Beyond the Multiplex

Werner Herzog's amazing documentary about a doomed grizzly bear researcher; a ruthless film about a hypersexual 15-year-old; a riveting civil rights story, and more.

Published August 11, 2005 9:19PM (EDT)

Our theme this week is minimalism, which is another way of saying that movies made on an intimate scale with few resources can make a big impact, if the filmmaker in question has something to convey.

OK, it's really another way of saying that Beyond the Multiplex is back from almost two weeks of vacation (I know it was tough, but you survived somehow) and here we are in late summer, when the film calendar reaches its most miscellaneous moment.

So it's a grab bag of goodies, essentially unrelated except for the fact that they're being released in out-of-the-way theaters in August (or later) and they need your help! Our marquee offering this week isn't going to challenge "Citizen Kane" for the title of best movie ever, but it might make a big splash among a certain demographic: "Pretty Persuasion," featuring an amazing performance by Evan Rachel Wood, is a would-be teen cult classic that should be appearing on dorm-room TV sets well into the next decade.

I'm sneaking in a last-minute review of Werner Herzog's stunning documentary about Timothy Treadwell, the man who lived and died among Alaskan grizzlies, one of the most hair-raising films you'll ever see. There's also the chilling but finally heroic story of one of America's last lynchings, a horrendous event that sparked the civil rights movement; a haunting Japanese miniature about the loneliest man in the world; and an ultra-low-budget New York indie that captures something of the city's mystical post-9/11 spirit.

"Grizzly Man": New Age dude stars in "Heart of Darkness"
"I've got the smell of death on my fingers," Timothy Treadwell says to his camera near the beginning of Werner Herzog's "Grizzly Man," with a brown bear that outweighs him by several hundred pounds snuffling in the near distance. You gasp, knowing what will happen to Treadwell not long after that video was shot. You'll gasp plenty more times in "Grizzly Man," but by the end of Herzog's remarkable meditation on violence, nature, filmmaking and -- his usual subject -- the mystery of human nature, you've seen Treadwell discuss his own death so much that the event itself seems less ironic than inevitable.

Herzog, who for my money is the best and strangest documentarian in the field today, was entrusted with more than 100 hours of video Treadwell shot during his last four summers among the bears of Katmai National Park, on the Alaskan peninsula. If Treadwell is looking down from bear heaven, I hope he has enough sense to be delighted. Herzog immediately recognized the doomed ursine-lover as exactly the sort of damaged, vainglorious dreamer he has pursued in all his fiction and documentary films -- in some ways, the sort of dreamer he is himself.

Although Treadwell reveals himself in the footage (and in Herzog's separate research) to be a severely troubled man -- both naive and arrogant, with delusions of grandeur and a paranoid streak that seems to get worse as time goes on -- the filmmaker clearly views him with affection. Herzog never succumbs to the mockery much of the media coverage fell into after Treadwell was killed in October 2003 ("Man loves bears; they eat him" was too delightful a narrative to resist). Part of this is technical: As Herzog shows us clearly, Treadwell developed into a fine amateur filmmaker, and captured a mother lode of unreproducible wildlife footage. When he wakes up to a fox cub playing atop his tent, and photographs it from the inside, Herzog observes in voice-over: "All the Hollywood directors, with all their union crews, could never think of capturing this moment."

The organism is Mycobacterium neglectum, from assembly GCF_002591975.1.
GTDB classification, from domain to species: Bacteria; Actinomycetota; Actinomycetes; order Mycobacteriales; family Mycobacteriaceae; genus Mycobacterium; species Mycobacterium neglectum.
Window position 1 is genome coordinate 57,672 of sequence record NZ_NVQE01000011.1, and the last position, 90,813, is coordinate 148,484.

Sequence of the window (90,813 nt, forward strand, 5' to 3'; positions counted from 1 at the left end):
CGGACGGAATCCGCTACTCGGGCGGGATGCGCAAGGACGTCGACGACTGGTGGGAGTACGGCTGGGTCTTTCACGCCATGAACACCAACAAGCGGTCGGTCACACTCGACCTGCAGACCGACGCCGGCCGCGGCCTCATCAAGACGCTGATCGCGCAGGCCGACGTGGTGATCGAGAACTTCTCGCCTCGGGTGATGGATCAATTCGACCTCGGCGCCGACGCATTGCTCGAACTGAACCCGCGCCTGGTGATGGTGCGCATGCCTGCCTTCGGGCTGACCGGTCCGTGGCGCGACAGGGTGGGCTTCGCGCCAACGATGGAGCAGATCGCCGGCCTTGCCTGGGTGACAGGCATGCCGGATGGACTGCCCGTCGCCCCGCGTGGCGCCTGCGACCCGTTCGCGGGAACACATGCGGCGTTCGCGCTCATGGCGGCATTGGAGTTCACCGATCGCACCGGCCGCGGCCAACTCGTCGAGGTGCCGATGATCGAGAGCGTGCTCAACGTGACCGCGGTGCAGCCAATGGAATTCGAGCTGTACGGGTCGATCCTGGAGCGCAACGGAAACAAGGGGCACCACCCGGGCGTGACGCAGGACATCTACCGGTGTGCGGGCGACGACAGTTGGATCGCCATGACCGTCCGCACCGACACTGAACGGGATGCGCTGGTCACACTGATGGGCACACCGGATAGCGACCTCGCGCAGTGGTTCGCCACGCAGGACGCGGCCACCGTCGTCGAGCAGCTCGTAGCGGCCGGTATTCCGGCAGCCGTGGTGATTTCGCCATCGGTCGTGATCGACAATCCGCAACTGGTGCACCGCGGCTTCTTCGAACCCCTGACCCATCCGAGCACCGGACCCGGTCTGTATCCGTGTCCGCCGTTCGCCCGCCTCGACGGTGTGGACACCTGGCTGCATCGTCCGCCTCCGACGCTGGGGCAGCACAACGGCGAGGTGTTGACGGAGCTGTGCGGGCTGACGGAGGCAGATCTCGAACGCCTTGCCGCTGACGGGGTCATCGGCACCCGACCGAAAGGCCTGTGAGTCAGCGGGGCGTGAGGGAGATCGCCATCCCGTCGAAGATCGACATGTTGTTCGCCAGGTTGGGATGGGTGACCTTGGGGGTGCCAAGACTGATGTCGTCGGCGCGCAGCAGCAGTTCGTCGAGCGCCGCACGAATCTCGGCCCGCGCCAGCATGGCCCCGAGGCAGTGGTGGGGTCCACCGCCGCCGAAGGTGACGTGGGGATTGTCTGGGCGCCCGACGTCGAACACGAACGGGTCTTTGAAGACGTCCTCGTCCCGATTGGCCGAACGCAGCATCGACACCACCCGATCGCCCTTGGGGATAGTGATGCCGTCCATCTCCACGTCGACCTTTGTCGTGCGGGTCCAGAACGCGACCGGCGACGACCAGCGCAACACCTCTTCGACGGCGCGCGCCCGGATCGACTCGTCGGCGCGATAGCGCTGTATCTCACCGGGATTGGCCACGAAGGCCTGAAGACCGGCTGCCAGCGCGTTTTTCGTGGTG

Furthermore, as irrational as Treadwell's quest may have been, Herzog wants us to remember that he lived intimately among ferocious wild animals for 12 seasons (and almost all of a 13th) without major incident. The story unfolds with the fatefulness of Sophocles: We watch Treadwell, in his video diaries, becoming more and more confident of his abilities, and also more and more clearly unhinged. He fervently believes he is protecting "his" bears, gives them names, tells them he loves them. But protecting them from what? Katmai is a national park, where thousands of bears live unmolested. There is no legal hunting, no commercial development and (according to a biologist Herzog interviews) very little poaching.

The death of Treadwell and his girlfriend, Amie Huguenard (who is almost invisible in the film -- Treadwell rarely photographed her, and her family declined to participate), probably happened because they returned to their camp in the fall, well after the point when they customarily left for California. The bears Treadwell knew and who knew him had left or gone into hibernation; the one that killed and ate him and Huguenard was a strange elderly male, alone and desperate for food late in the season. As Treadwell tells us himself in one video excerpt, old, hungry and solitary bears are exactly the ones that decide to turn on humans.

You may learn more about the gruesome details of Treadwell and Huguenard's deaths than you want to know, but Herzog never shows us the autopsy photographs or plays the notorious audiotape of their killings. (One of them evidently turned the camera on when the attack began, but never took the lens cap off.) In perhaps the film's most dramatic scene, Treadwell's ex-girlfriend and executor, Jewel Palovak, allows Herzog to hear the tape through earphones. He listens for 30 seconds or so, then takes the phones off. "You must never listen to this, Jewel," he tells her. (Later he tells her to destroy the tape -- otherwise, the temptation to hear it will always be with her.)